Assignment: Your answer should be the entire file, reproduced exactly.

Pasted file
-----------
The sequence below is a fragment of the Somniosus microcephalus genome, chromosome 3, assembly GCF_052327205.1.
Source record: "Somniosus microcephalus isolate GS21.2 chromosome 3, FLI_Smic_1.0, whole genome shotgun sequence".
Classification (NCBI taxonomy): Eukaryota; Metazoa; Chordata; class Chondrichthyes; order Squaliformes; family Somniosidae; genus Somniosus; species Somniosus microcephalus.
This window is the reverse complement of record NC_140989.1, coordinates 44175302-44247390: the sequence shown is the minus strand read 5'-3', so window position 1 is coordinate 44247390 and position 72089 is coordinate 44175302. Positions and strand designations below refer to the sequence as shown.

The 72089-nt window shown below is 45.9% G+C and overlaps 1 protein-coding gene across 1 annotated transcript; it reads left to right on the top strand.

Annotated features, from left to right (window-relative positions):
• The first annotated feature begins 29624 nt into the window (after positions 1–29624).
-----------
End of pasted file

The sequence below is a fragment of the Somniosus microcephalus genome, chromosome 3, assembly GCF_052327205.1.
Source record: "Somniosus microcephalus isolate GS21.2 chromosome 3, FLI_Smic_1.0, whole genome shotgun sequence".
Classification (NCBI taxonomy): Eukaryota; Metazoa; Chordata; class Chondrichthyes; order Squaliformes; family Somniosidae; genus Somniosus; species Somniosus microcephalus.
This window is the reverse complement of record NC_140989.1, coordinates 44175302-44247390: the sequence shown is the minus strand read 5'-3', so window position 1 is coordinate 44247390 and position 72089 is coordinate 44175302. Positions and strand designations below refer to the sequence as shown.

The 72089-nt window shown below is 45.9% G+C and overlaps 1 protein-coding gene across 1 annotated transcript; it reads left to right on the top strand.

Annotated features, from left to right (window-relative positions):
• The first annotated feature begins 29624 nt into the window (after positions 1–29624).